Growing Moss

Asked April 2, 2016, 11:38 AM EDT

We are building a new home in Wilmington, DE and the lawn is going to be shady. We are interested in installing a moss lawn and would appreciate any guidance as to how to install moss and what type of moss would be happy in this area of the country. Also any information concerning a source to purchase the moss would be appreciated.

New Castle County Delaware lawns and turf gardening moss moss in lawn shade gardening shady lawn

1 Response


Dear New Homeowner
Before deciding to make the moss investment your yard must meet certain requirements:

  1. The area must get less than 2 hours of sunlight per day or the moss will not survive. This is particularly a problem the winter and spring when there are no leaves on the trees and no snow cover. The moss will yellow and may turn green when the trees leaf out or may not. A good rule is that if the soil has moss growing over it now it will be ok. if grass and weeds are growing well the moss probably will not thrive and cover the lawn totally.
  2. The soil should be acid with a pH about 5. This can be adjusted.
  3. The moss must always be kept moist preferably with unchlorinated water. This would indicate an irrigation system with well water for a large lawn or dedicated watering with sprinklers during a dry period.
  4. The sheet moss will cost about $4 to $4.50 per square foot. This is the fastest way to have a moss yard. Preparing the soil and laying the moss is not included in that price.

If your soul passes these tests then the application begins. The way to prepare the lawn for moss is to unprepare it for grass. The soil should be compressed and made acidic (pH about 5) and not fertilized. Some reports say make the lawn muddy before planting. I tried to find a landscape contractor in New Castle County who had done a moss yard and in most cases could not find any firm where I could speak to a real person. The two who answered the phone said they had never done that before and one said they would be agreeable to try. You might be more successful getting a landscape company to answer the phone on a rainy day. I think they are all out servicing lawns today.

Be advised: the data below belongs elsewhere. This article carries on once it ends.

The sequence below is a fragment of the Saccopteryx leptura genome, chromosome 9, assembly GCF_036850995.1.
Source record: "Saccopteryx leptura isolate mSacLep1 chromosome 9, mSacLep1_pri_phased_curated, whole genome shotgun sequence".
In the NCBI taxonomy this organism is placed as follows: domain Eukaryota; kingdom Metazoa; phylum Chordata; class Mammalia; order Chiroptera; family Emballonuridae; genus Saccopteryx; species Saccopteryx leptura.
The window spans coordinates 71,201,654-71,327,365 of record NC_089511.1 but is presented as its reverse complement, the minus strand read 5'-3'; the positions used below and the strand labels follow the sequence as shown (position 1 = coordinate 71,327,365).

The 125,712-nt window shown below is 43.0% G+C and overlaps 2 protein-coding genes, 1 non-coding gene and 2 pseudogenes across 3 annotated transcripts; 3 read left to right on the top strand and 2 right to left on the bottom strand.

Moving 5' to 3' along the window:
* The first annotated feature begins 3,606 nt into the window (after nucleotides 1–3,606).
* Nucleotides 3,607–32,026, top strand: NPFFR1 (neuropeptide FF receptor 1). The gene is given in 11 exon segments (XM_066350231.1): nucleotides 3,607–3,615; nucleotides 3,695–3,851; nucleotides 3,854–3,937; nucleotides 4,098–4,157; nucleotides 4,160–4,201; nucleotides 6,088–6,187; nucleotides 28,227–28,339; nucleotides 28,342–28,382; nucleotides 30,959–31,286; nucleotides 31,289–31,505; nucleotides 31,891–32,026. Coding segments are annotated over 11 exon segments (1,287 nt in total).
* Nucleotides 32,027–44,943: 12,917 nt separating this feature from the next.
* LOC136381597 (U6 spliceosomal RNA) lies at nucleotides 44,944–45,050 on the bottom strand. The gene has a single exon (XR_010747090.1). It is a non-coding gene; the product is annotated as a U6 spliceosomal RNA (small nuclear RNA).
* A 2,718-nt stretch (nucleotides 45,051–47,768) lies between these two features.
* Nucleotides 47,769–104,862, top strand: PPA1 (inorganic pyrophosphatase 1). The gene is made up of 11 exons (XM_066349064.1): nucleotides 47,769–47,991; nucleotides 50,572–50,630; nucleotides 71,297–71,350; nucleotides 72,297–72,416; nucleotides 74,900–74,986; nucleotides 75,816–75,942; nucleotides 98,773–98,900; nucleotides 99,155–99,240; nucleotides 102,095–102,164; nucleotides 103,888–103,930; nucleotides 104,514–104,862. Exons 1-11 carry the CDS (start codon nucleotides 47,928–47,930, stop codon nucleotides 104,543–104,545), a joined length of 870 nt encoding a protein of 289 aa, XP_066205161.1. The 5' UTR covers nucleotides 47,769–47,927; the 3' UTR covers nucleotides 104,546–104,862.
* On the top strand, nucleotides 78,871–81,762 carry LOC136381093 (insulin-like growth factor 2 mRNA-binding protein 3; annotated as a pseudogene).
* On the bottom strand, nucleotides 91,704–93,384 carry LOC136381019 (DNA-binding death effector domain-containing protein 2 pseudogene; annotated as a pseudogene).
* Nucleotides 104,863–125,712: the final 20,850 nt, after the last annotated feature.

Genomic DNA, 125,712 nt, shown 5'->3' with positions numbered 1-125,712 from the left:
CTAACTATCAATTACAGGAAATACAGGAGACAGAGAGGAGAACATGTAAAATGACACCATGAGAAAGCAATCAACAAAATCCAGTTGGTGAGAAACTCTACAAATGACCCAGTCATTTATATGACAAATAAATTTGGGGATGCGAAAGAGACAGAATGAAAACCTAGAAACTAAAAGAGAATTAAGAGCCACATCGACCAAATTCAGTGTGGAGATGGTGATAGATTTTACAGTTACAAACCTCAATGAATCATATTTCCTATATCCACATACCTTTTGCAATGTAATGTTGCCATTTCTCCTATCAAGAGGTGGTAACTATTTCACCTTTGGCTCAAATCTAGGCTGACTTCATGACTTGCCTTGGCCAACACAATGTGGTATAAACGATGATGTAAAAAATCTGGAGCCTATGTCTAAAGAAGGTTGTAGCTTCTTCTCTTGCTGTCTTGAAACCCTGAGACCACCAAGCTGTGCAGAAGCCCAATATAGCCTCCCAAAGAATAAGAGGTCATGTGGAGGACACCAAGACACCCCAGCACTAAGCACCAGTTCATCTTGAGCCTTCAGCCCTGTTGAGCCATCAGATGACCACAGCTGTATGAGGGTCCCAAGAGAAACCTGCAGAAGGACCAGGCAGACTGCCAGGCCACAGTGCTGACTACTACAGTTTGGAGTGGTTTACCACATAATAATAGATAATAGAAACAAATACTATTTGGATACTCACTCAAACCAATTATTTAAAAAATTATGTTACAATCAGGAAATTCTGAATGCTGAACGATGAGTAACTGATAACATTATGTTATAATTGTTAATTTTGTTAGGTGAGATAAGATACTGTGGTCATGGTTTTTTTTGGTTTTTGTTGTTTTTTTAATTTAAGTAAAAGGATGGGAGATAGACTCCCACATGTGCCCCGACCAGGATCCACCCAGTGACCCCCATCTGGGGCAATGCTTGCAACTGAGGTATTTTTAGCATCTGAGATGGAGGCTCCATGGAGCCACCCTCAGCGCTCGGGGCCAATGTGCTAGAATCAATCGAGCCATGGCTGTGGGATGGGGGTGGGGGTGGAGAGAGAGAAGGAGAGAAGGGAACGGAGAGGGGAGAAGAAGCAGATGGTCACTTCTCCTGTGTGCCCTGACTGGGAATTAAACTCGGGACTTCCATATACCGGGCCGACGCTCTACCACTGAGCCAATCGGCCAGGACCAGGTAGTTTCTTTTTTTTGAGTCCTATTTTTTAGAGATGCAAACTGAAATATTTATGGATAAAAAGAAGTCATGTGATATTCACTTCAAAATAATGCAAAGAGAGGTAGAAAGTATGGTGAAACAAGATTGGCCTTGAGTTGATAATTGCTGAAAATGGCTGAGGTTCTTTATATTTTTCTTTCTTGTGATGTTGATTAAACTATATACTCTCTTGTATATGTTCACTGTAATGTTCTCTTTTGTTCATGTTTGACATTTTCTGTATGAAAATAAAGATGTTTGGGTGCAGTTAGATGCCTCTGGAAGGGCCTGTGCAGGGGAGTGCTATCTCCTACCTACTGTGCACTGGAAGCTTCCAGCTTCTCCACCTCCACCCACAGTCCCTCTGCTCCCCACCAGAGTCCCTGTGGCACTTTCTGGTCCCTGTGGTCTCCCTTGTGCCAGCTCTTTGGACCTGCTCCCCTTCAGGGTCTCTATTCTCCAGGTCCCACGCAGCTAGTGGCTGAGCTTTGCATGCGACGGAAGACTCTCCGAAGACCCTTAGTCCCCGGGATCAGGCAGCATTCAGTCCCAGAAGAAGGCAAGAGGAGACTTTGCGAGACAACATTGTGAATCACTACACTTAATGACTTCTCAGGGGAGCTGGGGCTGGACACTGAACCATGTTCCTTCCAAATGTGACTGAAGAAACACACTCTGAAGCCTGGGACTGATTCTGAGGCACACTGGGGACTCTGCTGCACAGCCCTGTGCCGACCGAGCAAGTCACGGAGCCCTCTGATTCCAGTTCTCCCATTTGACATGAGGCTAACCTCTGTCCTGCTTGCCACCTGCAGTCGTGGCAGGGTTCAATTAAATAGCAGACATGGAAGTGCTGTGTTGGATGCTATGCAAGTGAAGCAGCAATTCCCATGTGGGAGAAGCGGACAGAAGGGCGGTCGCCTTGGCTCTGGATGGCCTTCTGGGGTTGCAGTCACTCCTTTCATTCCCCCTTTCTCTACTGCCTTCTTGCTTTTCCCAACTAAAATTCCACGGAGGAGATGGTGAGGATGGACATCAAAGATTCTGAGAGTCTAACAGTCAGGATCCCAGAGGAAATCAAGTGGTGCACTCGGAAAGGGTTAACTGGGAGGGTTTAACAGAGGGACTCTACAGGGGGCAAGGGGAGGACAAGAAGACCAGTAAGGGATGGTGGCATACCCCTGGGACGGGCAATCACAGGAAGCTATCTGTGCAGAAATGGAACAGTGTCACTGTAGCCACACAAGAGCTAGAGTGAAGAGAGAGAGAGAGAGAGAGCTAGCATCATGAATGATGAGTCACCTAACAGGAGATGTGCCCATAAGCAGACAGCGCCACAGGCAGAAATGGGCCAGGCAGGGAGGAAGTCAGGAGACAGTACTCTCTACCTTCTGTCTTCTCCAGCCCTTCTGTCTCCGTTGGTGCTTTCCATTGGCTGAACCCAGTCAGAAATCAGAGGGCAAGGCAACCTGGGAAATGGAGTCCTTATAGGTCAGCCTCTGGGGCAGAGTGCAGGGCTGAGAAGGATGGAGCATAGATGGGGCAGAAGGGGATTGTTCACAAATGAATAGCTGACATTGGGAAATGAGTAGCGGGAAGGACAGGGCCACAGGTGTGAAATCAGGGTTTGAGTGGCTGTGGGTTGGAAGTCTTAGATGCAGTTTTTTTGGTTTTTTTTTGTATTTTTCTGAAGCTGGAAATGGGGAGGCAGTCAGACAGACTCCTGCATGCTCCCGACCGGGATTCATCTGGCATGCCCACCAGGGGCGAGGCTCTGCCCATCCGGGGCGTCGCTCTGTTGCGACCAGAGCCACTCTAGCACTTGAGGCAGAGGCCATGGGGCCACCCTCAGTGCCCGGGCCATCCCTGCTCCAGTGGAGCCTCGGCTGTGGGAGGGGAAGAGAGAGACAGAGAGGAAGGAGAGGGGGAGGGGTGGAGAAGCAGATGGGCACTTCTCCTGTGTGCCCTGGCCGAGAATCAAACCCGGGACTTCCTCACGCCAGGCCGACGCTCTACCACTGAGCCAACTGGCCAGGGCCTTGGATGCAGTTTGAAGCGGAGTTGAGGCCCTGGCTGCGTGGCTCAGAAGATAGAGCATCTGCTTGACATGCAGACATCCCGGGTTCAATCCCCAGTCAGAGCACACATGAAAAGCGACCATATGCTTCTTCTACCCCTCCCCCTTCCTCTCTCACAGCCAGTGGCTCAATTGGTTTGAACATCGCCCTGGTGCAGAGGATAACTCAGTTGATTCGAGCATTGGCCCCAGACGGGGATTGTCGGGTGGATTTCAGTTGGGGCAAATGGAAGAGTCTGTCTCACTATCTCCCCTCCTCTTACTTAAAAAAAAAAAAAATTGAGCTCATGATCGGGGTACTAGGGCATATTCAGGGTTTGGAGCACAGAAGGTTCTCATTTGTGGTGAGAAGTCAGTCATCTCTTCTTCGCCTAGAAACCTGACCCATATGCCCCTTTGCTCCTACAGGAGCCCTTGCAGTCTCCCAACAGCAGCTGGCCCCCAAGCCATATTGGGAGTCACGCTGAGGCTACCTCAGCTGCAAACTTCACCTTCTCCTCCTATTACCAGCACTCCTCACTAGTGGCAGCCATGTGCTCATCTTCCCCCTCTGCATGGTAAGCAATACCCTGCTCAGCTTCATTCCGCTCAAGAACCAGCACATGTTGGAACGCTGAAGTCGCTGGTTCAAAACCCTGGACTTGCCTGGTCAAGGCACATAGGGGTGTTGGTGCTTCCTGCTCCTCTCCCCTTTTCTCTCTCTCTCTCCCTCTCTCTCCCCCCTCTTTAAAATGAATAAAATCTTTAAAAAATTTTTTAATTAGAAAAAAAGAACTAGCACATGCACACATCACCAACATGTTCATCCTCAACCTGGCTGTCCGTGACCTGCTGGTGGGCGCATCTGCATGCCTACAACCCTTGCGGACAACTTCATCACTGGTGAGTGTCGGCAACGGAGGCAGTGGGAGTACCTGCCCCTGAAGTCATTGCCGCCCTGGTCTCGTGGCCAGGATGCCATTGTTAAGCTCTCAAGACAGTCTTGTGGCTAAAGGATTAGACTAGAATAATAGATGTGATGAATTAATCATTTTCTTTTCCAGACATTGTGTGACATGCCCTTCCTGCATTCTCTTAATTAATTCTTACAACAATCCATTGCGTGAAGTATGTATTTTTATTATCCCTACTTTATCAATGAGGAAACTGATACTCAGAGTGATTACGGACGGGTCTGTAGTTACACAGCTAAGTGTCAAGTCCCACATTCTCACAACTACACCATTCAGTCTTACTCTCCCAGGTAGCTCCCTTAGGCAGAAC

The other option is to use a "milkshake" of ground moss which runs about $2.00 per square foot but takes much longer to fill in, This slurry is spread over prepared soul.

There are other methods which require you to find moss in the wild and grind it up and mix it with liquids to make you own milkshake. I would not advise taking moss from wooded areas especially parks.

For more information see http://www.mossacres.com/ .

I may not have answered all your questions but will have given you information to allow you to decide if your lawn is right for moss. The person at Moss Acres thought they may have worked with landscapers in your area but I didn't ask him for names. You might pursue that path.

Good luck with the new house

Tony